Austrian Business Cycle Theory is much better than Keynes in its model for how bubbles arise, and the dislocation that happens when they deflate and the economy resets itself. The kicker is that they would let the deflation happen all the way, put us back in the world of 10 cent hamburgers, and say it was all “for our own good.” Their obtuseness on this point closes the discussion, which is sad since their Industrial Organization insights are excellent (and would certainly help Keynesians move on for their “infrastructure” fixation and open them to payroll tax holidays).

    Austrian would also certainly accept that currency is a Government monopoly, and they would say that the Fed mismanages this monopoly by setting interest rates incorrectly. They would have a maturity matched system, and have the yield curve, at each point, set through real supply and demand. I think this fits wt the Paradigm and would be an improvement, actually.

    In this model, savings would be actual savings, and not “investment” and simply sit in a vault wt FDIC (or whatever).

    Radical Austrian goldbugs are waiting for gold to become, de facto, the new reserve currency after the dollar’s value gets inflated away. Outside of the US, Warren, gold and US$ are used as reserve currency, as anyone with money in the local currency gets it converted to gold or US$ ASAP. The US is the currency issuer for the one currency people care most about, US$. Once upon a time, the world ran on the British pound, and before that the French Franc, etc., so reserve currencies do switch. If gold became the true reserve currency, the undilutable store of value, then each country would still demand taxes in rupees (or whatever), there would be some activity in rupees (or whatever) but the demand of savings would be satisfied by switching out of rupees into gold. This is what happens today, except people buy dollars as well as gold.

  35. Regarding Austrians, Keynes, business cycles, industrial organization . . . note that while Minsky was a Keynesian (though not of the orthodox variety), he did his dissertation under Schumpeter. His overall approach thus combines Keynes and Schumpeter, and his own insights. He wrote a number of papers specifically on blending Keynes and Schumpeter, as well.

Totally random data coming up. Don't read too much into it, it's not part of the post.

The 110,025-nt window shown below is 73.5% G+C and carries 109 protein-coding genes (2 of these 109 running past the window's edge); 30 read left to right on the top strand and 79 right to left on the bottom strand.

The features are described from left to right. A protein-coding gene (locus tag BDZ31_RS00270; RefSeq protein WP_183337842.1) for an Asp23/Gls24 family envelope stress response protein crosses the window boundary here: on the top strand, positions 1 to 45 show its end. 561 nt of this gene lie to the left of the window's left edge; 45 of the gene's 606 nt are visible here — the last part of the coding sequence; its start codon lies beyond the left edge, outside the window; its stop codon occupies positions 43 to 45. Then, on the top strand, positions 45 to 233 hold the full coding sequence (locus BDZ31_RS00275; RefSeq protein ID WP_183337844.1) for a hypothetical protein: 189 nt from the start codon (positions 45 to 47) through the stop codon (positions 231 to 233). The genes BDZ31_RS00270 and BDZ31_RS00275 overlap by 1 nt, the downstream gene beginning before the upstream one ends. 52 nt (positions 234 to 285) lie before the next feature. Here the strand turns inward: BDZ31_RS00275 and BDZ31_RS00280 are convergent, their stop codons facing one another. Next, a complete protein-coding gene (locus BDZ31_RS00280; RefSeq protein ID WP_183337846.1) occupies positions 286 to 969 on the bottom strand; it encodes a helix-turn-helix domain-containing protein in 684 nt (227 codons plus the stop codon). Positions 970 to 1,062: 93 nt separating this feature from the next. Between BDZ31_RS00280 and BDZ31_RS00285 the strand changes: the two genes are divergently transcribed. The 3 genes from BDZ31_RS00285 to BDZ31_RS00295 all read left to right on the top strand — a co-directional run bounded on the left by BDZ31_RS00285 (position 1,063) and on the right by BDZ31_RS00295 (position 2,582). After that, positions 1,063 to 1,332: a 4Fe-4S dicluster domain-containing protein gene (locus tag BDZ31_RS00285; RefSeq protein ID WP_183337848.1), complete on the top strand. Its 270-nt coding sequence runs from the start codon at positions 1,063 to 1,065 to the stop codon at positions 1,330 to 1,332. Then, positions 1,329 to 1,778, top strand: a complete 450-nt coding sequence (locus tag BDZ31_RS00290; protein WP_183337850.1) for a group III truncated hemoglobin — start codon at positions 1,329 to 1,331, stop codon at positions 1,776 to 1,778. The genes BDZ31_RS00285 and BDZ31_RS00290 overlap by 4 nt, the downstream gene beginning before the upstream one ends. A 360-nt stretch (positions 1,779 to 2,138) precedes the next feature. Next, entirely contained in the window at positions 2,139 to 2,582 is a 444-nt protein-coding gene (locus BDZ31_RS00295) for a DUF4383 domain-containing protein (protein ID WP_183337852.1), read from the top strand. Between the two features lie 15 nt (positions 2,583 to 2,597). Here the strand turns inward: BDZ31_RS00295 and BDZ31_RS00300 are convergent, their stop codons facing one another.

36. Scott- fwiw, Mises and other “Austrians” such as Rothbard, considered Schumpeter a Walrasian from Austria, not an “Austrian”. He’s considered an “Austrian” in the popular press, but not by Austrian academics. Besides, Minksy’s institutional methodology is a major Austrian no-no.

    Zanon- Austrians don’t want to be labeled “libertarian” because, like all economists, they’re doing “science”, but in my opinion you can’t extract the politics from political economy. The method you choose is value-laden. Austrians choose a method that starts with no state because they see state institutions as a disruption to the harmoney of markets. That’s libertarian to me. Those “Austrians” who are not libertarian, are typically not really Austrian at some fundamental level (see Gottfried Haberler). Keynes starts his analysis with institutions like the Treasury/ Central bank because he sees them as necessary to temper the inherent instability in markets. It’s all about politics (and epistimology). Keynes was a social democrat.

    Yes, Austrian’s recognize fiat money as legal tender but importantly they reject Knapp’s State Theory of Money. This rejection can be found in Mises’ Theory of Money & Credit. As one Mises Institute scholar (Joe Salerno) put it “Mises demolished Knapp’s State Theory of Money” (with his Regression Theorem). The entire Austrian school was born out of a debate over method with the German Historicists prior to Knapp but can broadly be seen as a rejection of the State Theory of Money.